Edward S. Klima and Ursula Bellugi
Over the past few years, many interesting facts have come to light about the ways animals communicate in their natural state. Certain of these facts suggest properties usually associated only with human language. The bees have a dance whose choreography communicates to the other members of the colony the direction, distance, and richness of the pollen source discovered minutes earlier. Thus in no sense is the bee's message an immediate reaction to its environment of the moment, but more a relating of certain aspects of a past experience. Certain birds, like the white-crowned sparrow, have an elaborate song whose mature shape is determined by the particular dialect it is exposed to at a critical period in its infancy. Thus there are significant aspects of the sparrow song that do not simply go along with being a sparrow, but rather are dependent on early experience. The apes in the wild display an elaborate system of communication combining gestures, facial expressions, and sounds into a composite signal in which the significance of one type of signal-a particular gesture, for example-is dependent on what particular facial expressions and sounds accompany it. The full significance of a signal may, in addition, be determined by the relative social positions of the participants in the communication act. Thus certain aspects, at least, of the system of animal communication do not have a simple one-to-one relationship between unit signal and significance, but depend, rather, on selected aspects of the accompanying signals as well as of the social context.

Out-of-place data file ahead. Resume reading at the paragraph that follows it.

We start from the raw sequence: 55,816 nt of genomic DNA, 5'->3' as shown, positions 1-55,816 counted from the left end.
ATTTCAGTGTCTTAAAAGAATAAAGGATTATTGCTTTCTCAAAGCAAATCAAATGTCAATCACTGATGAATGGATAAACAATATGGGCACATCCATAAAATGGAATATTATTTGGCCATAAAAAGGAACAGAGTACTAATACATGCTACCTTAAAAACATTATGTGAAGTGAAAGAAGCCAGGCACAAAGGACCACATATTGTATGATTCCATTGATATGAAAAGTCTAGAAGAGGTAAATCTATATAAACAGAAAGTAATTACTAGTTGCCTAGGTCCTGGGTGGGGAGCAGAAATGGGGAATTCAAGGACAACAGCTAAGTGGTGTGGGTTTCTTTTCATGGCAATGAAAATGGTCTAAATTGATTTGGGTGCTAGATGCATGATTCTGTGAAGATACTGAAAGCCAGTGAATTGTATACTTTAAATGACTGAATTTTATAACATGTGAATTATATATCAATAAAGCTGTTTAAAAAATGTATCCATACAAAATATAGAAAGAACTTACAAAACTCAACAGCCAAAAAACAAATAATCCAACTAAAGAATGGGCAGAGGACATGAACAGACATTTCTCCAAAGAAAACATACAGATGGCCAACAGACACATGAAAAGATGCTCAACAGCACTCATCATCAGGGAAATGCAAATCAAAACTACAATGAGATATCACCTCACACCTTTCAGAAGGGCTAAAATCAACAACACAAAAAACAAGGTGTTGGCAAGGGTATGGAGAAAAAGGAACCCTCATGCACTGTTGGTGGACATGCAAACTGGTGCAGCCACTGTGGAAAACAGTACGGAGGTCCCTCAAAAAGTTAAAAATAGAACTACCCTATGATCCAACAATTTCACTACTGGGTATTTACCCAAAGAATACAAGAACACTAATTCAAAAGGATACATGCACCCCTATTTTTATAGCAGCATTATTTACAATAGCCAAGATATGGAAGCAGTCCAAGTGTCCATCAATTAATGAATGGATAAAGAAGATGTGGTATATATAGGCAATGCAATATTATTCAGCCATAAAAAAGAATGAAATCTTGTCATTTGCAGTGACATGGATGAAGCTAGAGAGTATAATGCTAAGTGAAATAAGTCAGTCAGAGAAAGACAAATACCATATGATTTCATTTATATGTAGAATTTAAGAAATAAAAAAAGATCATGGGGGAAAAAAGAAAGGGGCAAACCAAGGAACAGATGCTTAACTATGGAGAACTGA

While too little is known in detail about the system of animal